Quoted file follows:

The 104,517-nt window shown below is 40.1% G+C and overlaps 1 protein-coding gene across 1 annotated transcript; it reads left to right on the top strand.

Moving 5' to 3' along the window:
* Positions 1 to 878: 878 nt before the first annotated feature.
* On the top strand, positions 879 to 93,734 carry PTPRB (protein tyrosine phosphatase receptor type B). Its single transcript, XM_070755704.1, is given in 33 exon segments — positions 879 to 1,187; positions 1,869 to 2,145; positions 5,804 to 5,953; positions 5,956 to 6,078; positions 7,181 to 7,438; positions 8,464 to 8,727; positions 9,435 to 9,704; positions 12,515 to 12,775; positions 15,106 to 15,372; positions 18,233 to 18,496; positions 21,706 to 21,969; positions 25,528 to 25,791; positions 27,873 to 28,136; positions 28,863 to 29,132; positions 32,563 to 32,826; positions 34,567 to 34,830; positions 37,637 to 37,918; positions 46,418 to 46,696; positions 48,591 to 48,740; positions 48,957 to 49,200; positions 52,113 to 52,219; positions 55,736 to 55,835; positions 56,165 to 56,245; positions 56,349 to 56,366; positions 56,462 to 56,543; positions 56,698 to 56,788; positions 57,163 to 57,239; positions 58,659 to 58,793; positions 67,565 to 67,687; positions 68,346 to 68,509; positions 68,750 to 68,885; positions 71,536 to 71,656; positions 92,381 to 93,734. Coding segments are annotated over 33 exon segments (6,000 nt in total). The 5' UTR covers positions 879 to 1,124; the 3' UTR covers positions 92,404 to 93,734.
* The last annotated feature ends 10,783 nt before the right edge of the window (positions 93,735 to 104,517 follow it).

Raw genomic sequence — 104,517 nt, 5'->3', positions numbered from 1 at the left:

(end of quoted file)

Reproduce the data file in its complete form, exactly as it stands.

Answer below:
The 104,517-nt window shown below is 40.1% G+C and overlaps 1 protein-coding gene across 1 annotated transcript; it reads left to right on the top strand.

Moving 5' to 3' along the window:
* Positions 1 to 878: 878 nt before the first annotated feature.
* On the top strand, positions 879 to 93,734 carry PTPRB (protein tyrosine phosphatase receptor type B). Its single transcript, XM_070755704.1, is given in 33 exon segments — positions 879 to 1,187; positions 1,869 to 2,145; positions 5,804 to 5,953; positions 5,956 to 6,078; positions 7,181 to 7,438; positions 8,464 to 8,727; positions 9,435 to 9,704; positions 12,515 to 12,775; positions 15,106 to 15,372; positions 18,233 to 18,496; positions 21,706 to 21,969; positions 25,528 to 25,791; positions 27,873 to 28,136; positions 28,863 to 29,132; positions 32,563 to 32,826; positions 34,567 to 34,830; positions 37,637 to 37,918; positions 46,418 to 46,696; positions 48,591 to 48,740; positions 48,957 to 49,200; positions 52,113 to 52,219; positions 55,736 to 55,835; positions 56,165 to 56,245; positions 56,349 to 56,366; positions 56,462 to 56,543; positions 56,698 to 56,788; positions 57,163 to 57,239; positions 58,659 to 58,793; positions 67,565 to 67,687; positions 68,346 to 68,509; positions 68,750 to 68,885; positions 71,536 to 71,656; positions 92,381 to 93,734. Coding segments are annotated over 33 exon segments (6,000 nt in total). The 5' UTR covers positions 879 to 1,124; the 3' UTR covers positions 92,404 to 93,734.
* The last annotated feature ends 10,783 nt before the right edge of the window (positions 93,735 to 104,517 follow it).

Raw genomic sequence — 104,517 nt, 5'->3', positions numbered from 1 at the left: